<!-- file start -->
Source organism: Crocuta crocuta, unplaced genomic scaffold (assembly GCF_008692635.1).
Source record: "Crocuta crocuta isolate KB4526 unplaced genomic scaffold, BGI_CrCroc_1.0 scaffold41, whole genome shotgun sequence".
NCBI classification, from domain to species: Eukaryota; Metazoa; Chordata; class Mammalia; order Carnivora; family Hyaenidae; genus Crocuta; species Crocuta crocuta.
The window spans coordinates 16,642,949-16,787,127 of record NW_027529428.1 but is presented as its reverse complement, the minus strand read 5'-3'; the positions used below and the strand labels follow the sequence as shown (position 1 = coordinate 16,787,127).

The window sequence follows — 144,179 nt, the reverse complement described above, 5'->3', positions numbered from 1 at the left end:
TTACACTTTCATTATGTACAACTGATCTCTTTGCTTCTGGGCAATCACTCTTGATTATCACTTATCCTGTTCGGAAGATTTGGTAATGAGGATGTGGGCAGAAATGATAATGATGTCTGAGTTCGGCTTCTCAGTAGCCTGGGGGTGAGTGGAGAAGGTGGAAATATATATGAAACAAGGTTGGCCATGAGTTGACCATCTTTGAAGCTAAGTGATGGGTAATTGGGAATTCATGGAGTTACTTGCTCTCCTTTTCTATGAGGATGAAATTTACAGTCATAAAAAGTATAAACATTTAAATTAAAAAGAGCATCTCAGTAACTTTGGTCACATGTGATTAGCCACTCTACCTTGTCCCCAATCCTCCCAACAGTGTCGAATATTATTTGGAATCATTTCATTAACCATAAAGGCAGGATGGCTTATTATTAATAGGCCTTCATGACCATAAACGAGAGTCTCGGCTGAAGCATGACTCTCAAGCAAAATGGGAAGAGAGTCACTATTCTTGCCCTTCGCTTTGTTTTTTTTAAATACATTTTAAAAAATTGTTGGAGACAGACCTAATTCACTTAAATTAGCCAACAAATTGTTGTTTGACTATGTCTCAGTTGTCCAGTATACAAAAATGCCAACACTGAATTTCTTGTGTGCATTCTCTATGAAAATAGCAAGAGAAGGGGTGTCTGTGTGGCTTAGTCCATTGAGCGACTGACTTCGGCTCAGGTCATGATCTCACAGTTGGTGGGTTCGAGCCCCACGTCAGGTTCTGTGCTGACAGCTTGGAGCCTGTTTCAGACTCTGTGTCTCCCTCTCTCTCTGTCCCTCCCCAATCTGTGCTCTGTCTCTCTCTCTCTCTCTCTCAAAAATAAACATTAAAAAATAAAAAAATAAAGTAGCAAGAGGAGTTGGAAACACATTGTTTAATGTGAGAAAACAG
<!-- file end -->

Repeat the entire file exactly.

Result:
Source organism: Crocuta crocuta, unplaced genomic scaffold (assembly GCF_008692635.1).
Source record: "Crocuta crocuta isolate KB4526 unplaced genomic scaffold, BGI_CrCroc_1.0 scaffold41, whole genome shotgun sequence".
NCBI classification, from domain to species: Eukaryota; Metazoa; Chordata; class Mammalia; order Carnivora; family Hyaenidae; genus Crocuta; species Crocuta crocuta.
The window spans coordinates 16,642,949-16,787,127 of record NW_027529428.1 but is presented as its reverse complement, the minus strand read 5'-3'; the positions used below and the strand labels follow the sequence as shown (position 1 = coordinate 16,787,127).

The window sequence follows — 144,179 nt, the reverse complement described above, 5'->3', positions numbered from 1 at the left end:
TTACACTTTCATTATGTACAACTGATCTCTTTGCTTCTGGGCAATCACTCTTGATTATCACTTATCCTGTTCGGAAGATTTGGTAATGAGGATGTGGGCAGAAATGATAATGATGTCTGAGTTCGGCTTCTCAGTAGCCTGGGGGTGAGTGGAGAAGGTGGAAATATATATGAAACAAGGTTGGCCATGAGTTGACCATCTTTGAAGCTAAGTGATGGGTAATTGGGAATTCATGGAGTTACTTGCTCTCCTTTTCTATGAGGATGAAATTTACAGTCATAAAAAGTATAAACATTTAAATTAAAAAGAGCATCTCAGTAACTTTGGTCACATGTGATTAGCCACTCTACCTTGTCCCCAATCCTCCCAACAGTGTCGAATATTATTTGGAATCATTTCATTAACCATAAAGGCAGGATGGCTTATTATTAATAGGCCTTCATGACCATAAACGAGAGTCTCGGCTGAAGCATGACTCTCAAGCAAAATGGGAAGAGAGTCACTATTCTTGCCCTTCGCTTTGTTTTTTTTAAATACATTTTAAAAAATTGTTGGAGACAGACCTAATTCACTTAAATTAGCCAACAAATTGTTGTTTGACTATGTCTCAGTTGTCCAGTATACAAAAATGCCAACACTGAATTTCTTGTGTGCATTCTCTATGAAAATAGCAAGAGAAGGGGTGTCTGTGTGGCTTAGTCCATTGAGCGACTGACTTCGGCTCAGGTCATGATCTCACAGTTGGTGGGTTCGAGCCCCACGTCAGGTTCTGTGCTGACAGCTTGGAGCCTGTTTCAGACTCTGTGTCTCCCTCTCTCTCTGTCCCTCCCCAATCTGTGCTCTGTCTCTCTCTCTCTCTCTCTCAAAAATAAACATTAAAAAATAAAAAAATAAAGTAGCAAGAGGAGTTGGAAACACATTGTTTAATGTGAGAAAACAG